Antimicrobial resistance (AMR) is a broad term for resistance in different types of microorganisms such as bacteria, viruses, fungi and parasites, to antibiotics such as antibacterial, antiviral, antiparasitic and antifungal drugs. In recent years, AMR is posing a serious threat to human health and economy globally. AMR does occur naturally, but is aggravated by the inappropriate use (overuse and misuse) of antimicrobials in humans, animals and plants. AMR accelerates the natural evolutionary processes by which microbes become resistant to antimicrobial treatments. Consequently, some infections have become untreatable by existing antimicrobials. Projections suggest that AMR is likely to exacerbate global economic inequality, with the economic costs disproportionately affecting poorer countries.

In this regard, WHO has endorsed the Global Action Plan 2015 on AMR, where all member states were urged to develop a multisectoral National Action Plan within two years of endorsement. Further, 79 countries reported that they had a plan, with another 50 having a plan under development. While the two year target is still unmet, the WHO second tripartite (Food and Agriculture Organization of the United Nations (FAO), World Organization for Animal Health (OIE) and WHO) self-assessment survey 2018 shows that the countries are making significant steps in tackling AMR, yet serious gaps remain and require urgent action.

Tackling AMR in the country

The Ministry of Health & Family Welfare (MoHFW), Government of India, identified AMR as one of the top 10 priorities for the ministry's collaborative work with World Health Organization (WHO). The Health Ministry has introduced National Action Plan on Antimicrobial Resistance (NAP-AMR) 2017 – 2021. The strategic objectives of NAP-AMR are aligned with the Global Action Plan based on national needs and priorities, furthermore India also has its own priority of India-specific dealing with AMR which includes –international, national and sub-national collaborations between government bodies, industries and NGOs on AMR.

Regulatory steps taken under NAP-AMR:

  • With a purpose to achieve the unified goal of reducing AMR, ICMR has invited Expression of Interest (EOI) from reputed, eligible and experienced firms offering Project Management Consultancy (PMC) Services to set up a Project Management Unit (PMU) in accordance with the Scope of Work (SoW) mentioned in NAP-AMR for a period of two (2) years commencing from date of start.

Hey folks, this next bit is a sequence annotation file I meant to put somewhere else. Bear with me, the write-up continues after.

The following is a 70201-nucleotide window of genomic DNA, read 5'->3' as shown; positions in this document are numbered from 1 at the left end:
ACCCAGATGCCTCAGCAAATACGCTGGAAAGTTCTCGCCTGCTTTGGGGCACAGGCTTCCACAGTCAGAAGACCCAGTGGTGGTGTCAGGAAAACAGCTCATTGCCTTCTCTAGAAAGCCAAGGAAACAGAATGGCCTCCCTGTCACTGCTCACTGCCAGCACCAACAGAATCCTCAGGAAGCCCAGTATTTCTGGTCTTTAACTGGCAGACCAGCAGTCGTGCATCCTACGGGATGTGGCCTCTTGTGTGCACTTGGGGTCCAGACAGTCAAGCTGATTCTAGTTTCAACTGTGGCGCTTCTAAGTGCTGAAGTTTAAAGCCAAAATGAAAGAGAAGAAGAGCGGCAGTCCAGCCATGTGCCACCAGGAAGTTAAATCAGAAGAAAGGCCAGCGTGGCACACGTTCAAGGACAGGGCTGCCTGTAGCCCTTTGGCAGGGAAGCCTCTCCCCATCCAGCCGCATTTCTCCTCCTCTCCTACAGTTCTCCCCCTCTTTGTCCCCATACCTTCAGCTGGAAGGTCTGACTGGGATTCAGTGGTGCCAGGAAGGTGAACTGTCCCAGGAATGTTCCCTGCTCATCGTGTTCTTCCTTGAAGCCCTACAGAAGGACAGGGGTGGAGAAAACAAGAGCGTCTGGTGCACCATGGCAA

• Manufacturing, sale and distribution of Colistine and its formulation have been banned for food producing animals, poultry, aqua farming and animal feed supplements.

  • The Ministry of Agriculture issued a circular directing Commissioner/Directors of Animal Husbandry of all states/UTs to advice state veterinarians, feed manufacturers and other involved in the treatment of ailing food producing animals for judicious use of antibiotics and hormones.

  • Various notices/advisories have been issued to state & UT drug regulators to raise awareness in the public regarding adverse effects of misuse of antibiotics, and strict compliance with Drugs and Cosmetic Act, 1940 and Rule made thereunder.

Subsequent to this, Central Drugs standard Control Organization (CDSCO) on December 23, 20191 issued advisory to all the stakeholders for joining the mission against AMR and support the judicious use of antibiotics and hormones towards safety and well-being of public, wherein;

  • all State & UTs drug controllers were asked to sensitize their enforcement officials to keep strict vigil on sale of Schedule H and H1 drugs.

  • Organizations of Chemist & Druggist across India were asked to co-operate with regulatory authorities and comply with Drugs and Cosmetics Act, 1940 and Rule made thereunder. Moreover, they were also advised to raise awareness regarding appropriate use of antibiotics.

  • Pharma industry was advised to use their well-developed marketing network to discourage the pharmacists from selling such drugs without prescription.

Note – At present, tackling AMR is one of the top priorities of government; to comply with WHO's Global Action Plan combined and sustained efforts across all government sectors and society are required.



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